The State versus an “Anarchist Society”

Murray Rothbard once gave a definition of “The State” and an “Anarchist Society” before he launched into an explanation of how an anarchy might work. I would like to take a look at his definitions today. He wrote:

In attempting to outline how a “society without a state” – that is, an anarchist society – might function successfully, I would first like to defuse two common but mistaken criticisms of this approach. First, is the argument that in providing for such defense or protection services as courts, police, or even law itself, I am simply smuggling the state back into society in another form, and that therefore the system I am both analyzing and advocating is not “really” anarchism.

This sort of criticism can only involve us in an endless and arid dispute over semantics. Let me say from the beginning that I define the state as that institution which possesses one or both (almost always both) of the following properties: (1) it acquires its income by the physical coercion known as “taxation”; and (2) it asserts and usually obtains a coerced monopoly of the provision of defense service (police and courts) over a given territorial area. An institution not possessing either of these properties is not and cannot be, in accordance with my definition, a state.

On the other hand, I define anarchist society as one where there is no legal possibility for coercive aggression against the person or property of an individual. Anarchists oppose the state because it has its very being in such aggression, namely, the expropriation of private property through taxation, the coercive exclusion of other providers of defense service from its territory, and all of the other depredations and coercions that are built upon these twin foci of invasions of individual rights.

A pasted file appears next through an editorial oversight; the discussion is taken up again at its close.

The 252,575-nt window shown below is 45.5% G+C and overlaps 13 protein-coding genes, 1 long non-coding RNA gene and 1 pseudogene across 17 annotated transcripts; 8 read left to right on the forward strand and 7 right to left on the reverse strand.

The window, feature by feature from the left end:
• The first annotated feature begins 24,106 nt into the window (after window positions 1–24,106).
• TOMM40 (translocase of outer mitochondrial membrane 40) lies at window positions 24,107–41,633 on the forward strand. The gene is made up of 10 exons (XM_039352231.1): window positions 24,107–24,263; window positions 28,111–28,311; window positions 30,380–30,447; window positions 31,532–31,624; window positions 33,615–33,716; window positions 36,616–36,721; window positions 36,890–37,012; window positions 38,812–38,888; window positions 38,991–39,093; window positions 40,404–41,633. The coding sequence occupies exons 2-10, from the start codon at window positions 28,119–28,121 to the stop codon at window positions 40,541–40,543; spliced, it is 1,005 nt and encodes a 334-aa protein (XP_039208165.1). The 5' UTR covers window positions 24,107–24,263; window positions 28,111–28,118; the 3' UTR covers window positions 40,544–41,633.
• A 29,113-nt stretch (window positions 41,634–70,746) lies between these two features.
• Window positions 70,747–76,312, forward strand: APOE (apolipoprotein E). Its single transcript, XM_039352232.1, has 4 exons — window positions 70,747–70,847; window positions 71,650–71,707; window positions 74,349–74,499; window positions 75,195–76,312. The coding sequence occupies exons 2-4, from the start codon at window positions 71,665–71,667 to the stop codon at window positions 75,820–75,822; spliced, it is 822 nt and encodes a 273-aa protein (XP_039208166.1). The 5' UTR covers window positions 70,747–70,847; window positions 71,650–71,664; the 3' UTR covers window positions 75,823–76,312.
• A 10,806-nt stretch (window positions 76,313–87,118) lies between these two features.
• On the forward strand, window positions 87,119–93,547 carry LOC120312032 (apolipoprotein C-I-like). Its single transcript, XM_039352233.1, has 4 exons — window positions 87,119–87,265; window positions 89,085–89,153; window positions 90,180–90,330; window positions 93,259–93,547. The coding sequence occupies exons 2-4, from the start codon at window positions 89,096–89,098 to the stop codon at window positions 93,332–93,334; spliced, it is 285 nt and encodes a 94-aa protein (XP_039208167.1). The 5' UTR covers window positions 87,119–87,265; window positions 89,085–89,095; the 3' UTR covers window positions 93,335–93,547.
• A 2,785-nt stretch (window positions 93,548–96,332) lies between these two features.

Nor is our definition of the state arbitrary, for these two characteristics have been possessed by what is generally acknowledged to be states throughout recorded history. The state, by its use of physical coercion, has arrogated to itself a compulsory monopoly of defense services over its territorial jurisdiction. But it is certainly conceptually possible for such services to be supplied by private, non-state institutions, and indeed such services have historically been supplied by other organizations than the state. To be opposed to the state is then not necessarily to be opposed to services that have often been linked with it; to be opposed to the state does not necessarily imply that we must be opposed to police protection, courts, arbitration, the minting of money, postal service, or roads and highways. Some anarchists have indeed been opposed to police and to all physical coercion in defense of person and property, but this is not inherent in and is fundamentally irrelevant to the anarchist position, which is precisely marked by opposition to all physical coercion invasive of, or aggressing against, person and property.

The crucial role of taxation may be seen in the fact that the state is the only institution or organization in society which regularly and systematically acquires its income through the use of physical coercion. All other individuals or organizations acquire their income voluntarily, either (1) through the voluntary sale of goods and services to consumers on the market, or (2) through voluntary gifts or donations by members or other donors. If I cease or refrain from purchasing Wheaties on the market, the Wheaties producers do not come after me with a gun or the threat of imprisonment to force me to purchase; if I fail to join the American Philosophical Association, the association may not force me to join or prevent me from giving up my membership. Only the state can do so; only the state can confiscate my property or put me in jail if I do not pay its tax tribute. Therefore, only the state regularly exists and has its very being by means of coercive depredations on private property.